A large fenced-off construction area and the sound of beeping excavators on the site of Sills Hall and Cleaveland Quad greeted students returning for the spring semester. Crews began work over winter break on the first major renovation of Sills Hall since the building opened in 1950, after being the first academic building built on campus after both world wars.
Work on the project is expected to finish in time for classes in the fall of 2025. Capital Projects Manager Sharon Ames wrote in an email to the Orient that Cleaveland Quad will reopen in time for commencement for the Class of 2025 and that faculty will move into their new offices after the spring semester of that year.
Prior to the renovation, Sills Hall was home to the departments of classics, German, Russian and Romance languages and literatures. Ames said in an interview with the Orient that Sills will still house these departments when work is complete.
The refurbished building will be home to 22 faculty offices and nine classrooms consisting of 50-person, 35-person and seminar room configurations. In addition, Ames said that the renovation will add student common spaces around classrooms and faculty offices, features that the building currently lacks.
One notable addition to the building will be an outdoor terrace at the basement level adjoining the Cleaveland Quad that will be accessed from the inside of the building. Ames said that crews will excavate areas around Sills to enable the construction of the terrace in addition to floor-to-ceiling windows that will bring more natural light into the basement.
Sills will also be made ADA accessible with the renovation: An elevator will be added at the building’s west end, and a ramp will replace the stairs at the main entrance facing the Cleaveland Quad.
In place of Smith Auditorium, Ames wrote, will stand new offices and an open student space called the Athenaeum. Film screenings for the cinema studies department, formerly held in the auditorium, are now located in the Mills Hall screening room.
Sills’ construction has resulted in additional disruptions to the departments based within the area. Due to the increase of noise caused by the construction, two neuroscience labs—one research and one teaching—located in the basement of Kanbar Hall have been forced to temporarily relocate to Druckenmiller Hall.
Zack Reynolds ’24, a neuroscience major working on an honors project in Kanbar, said that the construction has significantly affected his and his peers’ research on animal behavior in Assistant Professor of Psychology and Neuroscience Jennifer Honeycutt’s lab.
“[The construction noises] disrupt our behavioral analyses,” Reynolds said. “Forcing [neuroscience lab students] to move out of Kanbar’s basement and to Druckenmiller also causes problems because the space we have in Kanbar is made specifically for what we do and Druckenmiller is not.”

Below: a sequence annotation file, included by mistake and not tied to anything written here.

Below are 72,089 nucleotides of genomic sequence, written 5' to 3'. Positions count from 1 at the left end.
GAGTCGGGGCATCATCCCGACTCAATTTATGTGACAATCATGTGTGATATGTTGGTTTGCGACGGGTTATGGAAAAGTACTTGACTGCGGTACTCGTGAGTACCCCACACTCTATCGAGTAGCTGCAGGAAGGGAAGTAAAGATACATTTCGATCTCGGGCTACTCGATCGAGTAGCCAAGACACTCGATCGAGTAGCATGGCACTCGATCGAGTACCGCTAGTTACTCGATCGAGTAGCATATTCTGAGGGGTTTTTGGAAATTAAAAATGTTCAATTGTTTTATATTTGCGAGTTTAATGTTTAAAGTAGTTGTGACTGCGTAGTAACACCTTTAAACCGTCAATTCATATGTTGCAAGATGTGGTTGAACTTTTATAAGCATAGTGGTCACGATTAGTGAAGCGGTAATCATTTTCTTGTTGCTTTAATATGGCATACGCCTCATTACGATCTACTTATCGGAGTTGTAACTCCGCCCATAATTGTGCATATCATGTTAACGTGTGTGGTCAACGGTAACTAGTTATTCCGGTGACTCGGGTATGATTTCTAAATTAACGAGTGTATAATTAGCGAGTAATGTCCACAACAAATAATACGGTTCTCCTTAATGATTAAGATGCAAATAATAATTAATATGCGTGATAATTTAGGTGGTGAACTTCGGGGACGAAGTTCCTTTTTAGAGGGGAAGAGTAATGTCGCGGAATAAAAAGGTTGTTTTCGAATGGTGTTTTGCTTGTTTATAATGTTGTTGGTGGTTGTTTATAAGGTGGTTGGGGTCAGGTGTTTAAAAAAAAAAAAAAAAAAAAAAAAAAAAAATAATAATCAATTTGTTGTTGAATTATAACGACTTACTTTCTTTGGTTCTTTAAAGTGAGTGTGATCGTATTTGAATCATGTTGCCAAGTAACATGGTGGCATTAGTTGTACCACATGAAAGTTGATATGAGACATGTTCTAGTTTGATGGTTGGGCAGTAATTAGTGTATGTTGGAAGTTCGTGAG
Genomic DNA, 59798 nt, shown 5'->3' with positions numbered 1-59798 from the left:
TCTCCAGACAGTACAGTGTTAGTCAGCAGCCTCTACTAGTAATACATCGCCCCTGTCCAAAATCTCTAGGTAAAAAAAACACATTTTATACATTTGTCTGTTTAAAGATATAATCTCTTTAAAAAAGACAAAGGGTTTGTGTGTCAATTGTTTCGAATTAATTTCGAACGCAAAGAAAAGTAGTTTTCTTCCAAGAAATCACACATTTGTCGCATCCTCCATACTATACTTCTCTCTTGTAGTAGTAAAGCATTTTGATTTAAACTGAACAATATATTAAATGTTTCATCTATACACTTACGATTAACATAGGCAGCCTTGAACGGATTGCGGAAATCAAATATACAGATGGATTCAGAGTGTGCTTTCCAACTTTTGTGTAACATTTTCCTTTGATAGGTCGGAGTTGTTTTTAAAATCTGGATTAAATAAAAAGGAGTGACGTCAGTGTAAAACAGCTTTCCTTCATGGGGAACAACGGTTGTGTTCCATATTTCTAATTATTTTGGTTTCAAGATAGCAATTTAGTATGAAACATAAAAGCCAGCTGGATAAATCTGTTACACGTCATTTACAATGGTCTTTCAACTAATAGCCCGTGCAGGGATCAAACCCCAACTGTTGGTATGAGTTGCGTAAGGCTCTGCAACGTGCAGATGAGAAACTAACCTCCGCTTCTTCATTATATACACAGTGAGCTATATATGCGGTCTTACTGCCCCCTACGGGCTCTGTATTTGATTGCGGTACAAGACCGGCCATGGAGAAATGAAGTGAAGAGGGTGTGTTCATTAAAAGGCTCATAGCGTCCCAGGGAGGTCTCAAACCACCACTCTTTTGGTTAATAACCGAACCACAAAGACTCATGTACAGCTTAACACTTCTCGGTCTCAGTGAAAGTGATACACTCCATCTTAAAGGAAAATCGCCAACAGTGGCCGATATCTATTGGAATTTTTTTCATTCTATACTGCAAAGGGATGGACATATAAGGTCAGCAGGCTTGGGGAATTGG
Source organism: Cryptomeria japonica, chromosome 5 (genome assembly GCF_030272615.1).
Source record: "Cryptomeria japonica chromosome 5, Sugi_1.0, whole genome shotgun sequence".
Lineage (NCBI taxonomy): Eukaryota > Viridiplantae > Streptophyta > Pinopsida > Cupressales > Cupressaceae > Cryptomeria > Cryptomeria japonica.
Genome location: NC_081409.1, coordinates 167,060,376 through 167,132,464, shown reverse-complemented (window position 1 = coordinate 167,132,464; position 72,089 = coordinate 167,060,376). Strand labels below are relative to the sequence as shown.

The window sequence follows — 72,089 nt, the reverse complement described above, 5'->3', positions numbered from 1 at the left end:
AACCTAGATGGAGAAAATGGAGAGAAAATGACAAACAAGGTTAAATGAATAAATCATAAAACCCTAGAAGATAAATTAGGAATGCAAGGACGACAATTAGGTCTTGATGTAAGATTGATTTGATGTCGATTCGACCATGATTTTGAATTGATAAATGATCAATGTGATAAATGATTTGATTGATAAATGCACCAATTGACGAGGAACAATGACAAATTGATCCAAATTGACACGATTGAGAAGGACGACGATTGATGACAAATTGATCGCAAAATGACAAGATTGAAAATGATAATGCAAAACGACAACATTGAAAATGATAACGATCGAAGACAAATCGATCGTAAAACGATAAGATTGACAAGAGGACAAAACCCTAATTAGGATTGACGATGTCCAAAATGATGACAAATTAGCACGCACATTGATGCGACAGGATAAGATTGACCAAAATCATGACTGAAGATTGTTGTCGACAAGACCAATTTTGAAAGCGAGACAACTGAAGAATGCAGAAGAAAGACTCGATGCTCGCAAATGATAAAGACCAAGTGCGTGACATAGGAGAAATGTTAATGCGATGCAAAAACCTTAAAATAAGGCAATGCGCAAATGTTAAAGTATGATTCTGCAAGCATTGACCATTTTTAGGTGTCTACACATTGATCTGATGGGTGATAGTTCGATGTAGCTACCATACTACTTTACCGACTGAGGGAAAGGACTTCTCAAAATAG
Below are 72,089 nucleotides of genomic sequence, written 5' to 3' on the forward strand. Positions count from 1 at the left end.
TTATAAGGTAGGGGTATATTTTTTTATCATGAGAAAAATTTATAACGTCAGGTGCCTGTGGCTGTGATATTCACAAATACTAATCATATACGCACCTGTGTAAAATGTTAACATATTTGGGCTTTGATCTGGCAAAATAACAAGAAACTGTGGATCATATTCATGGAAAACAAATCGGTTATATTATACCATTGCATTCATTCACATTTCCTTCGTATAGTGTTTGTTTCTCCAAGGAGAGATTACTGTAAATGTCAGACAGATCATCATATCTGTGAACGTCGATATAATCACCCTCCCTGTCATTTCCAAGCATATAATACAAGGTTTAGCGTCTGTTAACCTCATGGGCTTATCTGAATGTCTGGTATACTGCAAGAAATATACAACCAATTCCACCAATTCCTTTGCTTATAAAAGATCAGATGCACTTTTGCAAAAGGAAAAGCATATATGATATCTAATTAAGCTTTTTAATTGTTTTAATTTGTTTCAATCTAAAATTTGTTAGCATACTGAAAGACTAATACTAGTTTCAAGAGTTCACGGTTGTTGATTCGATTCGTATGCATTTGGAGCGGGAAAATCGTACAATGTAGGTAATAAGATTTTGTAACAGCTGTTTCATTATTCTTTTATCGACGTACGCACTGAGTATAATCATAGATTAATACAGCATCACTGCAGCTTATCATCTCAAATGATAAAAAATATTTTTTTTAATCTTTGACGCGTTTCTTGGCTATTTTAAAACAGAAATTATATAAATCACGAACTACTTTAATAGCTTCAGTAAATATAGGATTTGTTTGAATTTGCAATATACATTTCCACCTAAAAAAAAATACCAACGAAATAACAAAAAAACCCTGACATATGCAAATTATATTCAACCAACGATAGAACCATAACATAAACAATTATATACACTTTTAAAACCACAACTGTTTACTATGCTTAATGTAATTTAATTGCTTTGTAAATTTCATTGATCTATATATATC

Despite the inconveniences the construction may cause, Professor of Cinema Studies Tricia Welsch, who occupied an office in Sills for 30 years prior to the beginning of the renovation, noted that the project was clearly justified.
“We had a catastrophic roof leak two summers ago,” she said. “It’s overdue.”
Plans to renovate the building were first outlined in the 2017 campus development plan and were further refined in an Academic and Administrative Space plan completed in 2021.
Ames said that the renovation will prioritize preserving Sills Hall’s historic facade and interior features while revitalizing and enhancing academic and common spaces.
The original woodwork of the Peucinian Room located in the basement and departmental prize panels in various classrooms in Sills will be preserved, Ames said, and are currently being preserved off-site for the duration of construction.
In addition to the student spaces and terrace, Ames said that the project will add insulation and will implement a heating system that will help enable the College to eventually remove the central steam plant, decreasing the building’s climate footprint.
“The College’s sustainability goals are a core guiding principle to the Sills Hall renovations,” Ames wrote.
Welsch said that the interdisciplinary and close-knit faculty community and lively activity in Sills were instrumental to the success of the Cinema Studies program since her arrival at the college.
“What I liked about Sills was its incredible collegiality,” Welsch said. “People that worked there represented a lot of different departments and that created understanding across different programs.”
She joked that years ago, the building’s faculty camaraderie was so renowned that professors there were known as the “Sills Mafia.”
Although she thinks the project is warranted, Welsch expressed her worries that the building’s community will not be the same after the renovation. She is not among the faculty who will return to the building after construction is completed.
“I don’t know how easy it will be to recapture the strongly collegial feeling that we had there,” she said.
Ames said that the renovation process included close collaboration with faculty and added that they were present at all of the design meetings for the building.
According to Ames, Facilities Management prioritized maintaining the existing features of Sills as both a sustainability measure and a matter of historic design.
“The amazing architecture that we have and the history of the architecture, if we were to tear that down, you lose so much of what Bowdoin has to offer in its character,” Ames said.
Ames emphasized that Sills’ history heightens the importance of preserving its original character.
“It’s a really important campus edge building,” Ames said.